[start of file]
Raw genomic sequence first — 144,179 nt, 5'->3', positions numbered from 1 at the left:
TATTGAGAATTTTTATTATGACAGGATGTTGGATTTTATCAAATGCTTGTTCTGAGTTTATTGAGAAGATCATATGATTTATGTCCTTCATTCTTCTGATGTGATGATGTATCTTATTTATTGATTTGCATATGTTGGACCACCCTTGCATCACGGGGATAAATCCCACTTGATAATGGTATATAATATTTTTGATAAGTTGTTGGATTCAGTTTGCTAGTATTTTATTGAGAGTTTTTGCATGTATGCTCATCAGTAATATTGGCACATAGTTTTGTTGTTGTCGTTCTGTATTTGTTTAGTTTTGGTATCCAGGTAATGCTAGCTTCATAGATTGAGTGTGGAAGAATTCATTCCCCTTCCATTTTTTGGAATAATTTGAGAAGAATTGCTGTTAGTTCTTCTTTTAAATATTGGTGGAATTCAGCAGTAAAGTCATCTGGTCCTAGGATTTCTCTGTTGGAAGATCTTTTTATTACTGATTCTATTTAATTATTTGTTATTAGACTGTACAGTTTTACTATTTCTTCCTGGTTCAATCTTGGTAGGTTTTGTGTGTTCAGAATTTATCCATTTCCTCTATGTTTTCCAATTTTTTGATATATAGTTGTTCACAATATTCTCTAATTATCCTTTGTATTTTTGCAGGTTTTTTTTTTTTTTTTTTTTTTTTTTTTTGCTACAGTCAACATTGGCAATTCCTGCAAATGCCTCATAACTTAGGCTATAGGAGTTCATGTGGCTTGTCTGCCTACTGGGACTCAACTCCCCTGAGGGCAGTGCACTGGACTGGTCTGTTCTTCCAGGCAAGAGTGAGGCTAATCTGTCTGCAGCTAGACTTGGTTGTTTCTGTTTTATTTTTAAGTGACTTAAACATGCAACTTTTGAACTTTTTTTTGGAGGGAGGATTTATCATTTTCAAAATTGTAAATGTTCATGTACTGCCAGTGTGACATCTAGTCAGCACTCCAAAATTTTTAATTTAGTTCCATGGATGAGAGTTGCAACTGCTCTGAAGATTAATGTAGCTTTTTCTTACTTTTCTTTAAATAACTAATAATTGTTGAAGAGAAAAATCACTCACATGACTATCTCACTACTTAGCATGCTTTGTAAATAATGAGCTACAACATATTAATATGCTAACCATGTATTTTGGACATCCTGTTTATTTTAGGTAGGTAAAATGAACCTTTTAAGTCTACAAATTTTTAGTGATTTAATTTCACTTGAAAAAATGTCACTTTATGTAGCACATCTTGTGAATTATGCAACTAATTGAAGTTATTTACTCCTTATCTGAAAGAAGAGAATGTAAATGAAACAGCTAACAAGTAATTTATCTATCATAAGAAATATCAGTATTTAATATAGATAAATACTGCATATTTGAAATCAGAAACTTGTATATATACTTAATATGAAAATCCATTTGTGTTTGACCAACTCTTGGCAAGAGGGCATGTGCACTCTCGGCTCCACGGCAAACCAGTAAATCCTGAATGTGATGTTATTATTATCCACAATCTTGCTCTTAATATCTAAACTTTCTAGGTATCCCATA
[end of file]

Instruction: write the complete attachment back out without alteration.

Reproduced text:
Raw genomic sequence first — 144,179 nt, 5'->3', positions numbered from 1 at the left:
TATTGAGAATTTTTATTATGACAGGATGTTGGATTTTATCAAATGCTTGTTCTGAGTTTATTGAGAAGATCATATGATTTATGTCCTTCATTCTTCTGATGTGATGATGTATCTTATTTATTGATTTGCATATGTTGGACCACCCTTGCATCACGGGGATAAATCCCACTTGATAATGGTATATAATATTTTTGATAAGTTGTTGGATTCAGTTTGCTAGTATTTTATTGAGAGTTTTTGCATGTATGCTCATCAGTAATATTGGCACATAGTTTTGTTGTTGTCGTTCTGTATTTGTTTAGTTTTGGTATCCAGGTAATGCTAGCTTCATAGATTGAGTGTGGAAGAATTCATTCCCCTTCCATTTTTTGGAATAATTTGAGAAGAATTGCTGTTAGTTCTTCTTTTAAATATTGGTGGAATTCAGCAGTAAAGTCATCTGGTCCTAGGATTTCTCTGTTGGAAGATCTTTTTATTACTGATTCTATTTAATTATTTGTTATTAGACTGTACAGTTTTACTATTTCTTCCTGGTTCAATCTTGGTAGGTTTTGTGTGTTCAGAATTTATCCATTTCCTCTATGTTTTCCAATTTTTTGATATATAGTTGTTCACAATATTCTCTAATTATCCTTTGTATTTTTGCAGGTTTTTTTTTTTTTTTTTTTTTTTTTTTTTGCTACAGTCAACATTGGCAATTCCTGCAAATGCCTCATAACTTAGGCTATAGGAGTTCATGTGGCTTGTCTGCCTACTGGGACTCAACTCCCCTGAGGGCAGTGCACTGGACTGGTCTGTTCTTCCAGGCAAGAGTGAGGCTAATCTGTCTGCAGCTAGACTTGGTTGTTTCTGTTTTATTTTTAAGTGACTTAAACATGCAACTTTTGAACTTTTTTTTGGAGGGAGGATTTATCATTTTCAAAATTGTAAATGTTCATGTACTGCCAGTGTGACATCTAGTCAGCACTCCAAAATTTTTAATTTAGTTCCATGGATGAGAGTTGCAACTGCTCTGAAGATTAATGTAGCTTTTTCTTACTTTTCTTTAAATAACTAATAATTGTTGAAGAGAAAAATCACTCACATGACTATCTCACTACTTAGCATGCTTTGTAAATAATGAGCTACAACATATTAATATGCTAACCATGTATTTTGGACATCCTGTTTATTTTAGGTAGGTAAAATGAACCTTTTAAGTCTACAAATTTTTAGTGATTTAATTTCACTTGAAAAAATGTCACTTTATGTAGCACATCTTGTGAATTATGCAACTAATTGAAGTTATTTACTCCTTATCTGAAAGAAGAGAATGTAAATGAAACAGCTAACAAGTAATTTATCTATCATAAGAAATATCAGTATTTAATATAGATAAATACTGCATATTTGAAATCAGAAACTTGTATATATACTTAATATGAAAATCCATTTGTGTTTGACCAACTCTTGGCAAGAGGGCATGTGCACTCTCGGCTCCACGGCAAACCAGTAAATCCTGAATGTGATGTTATTATTATCCACAATCTTGCTCTTAATATCTAAACTTTCTAGGTATCCCATA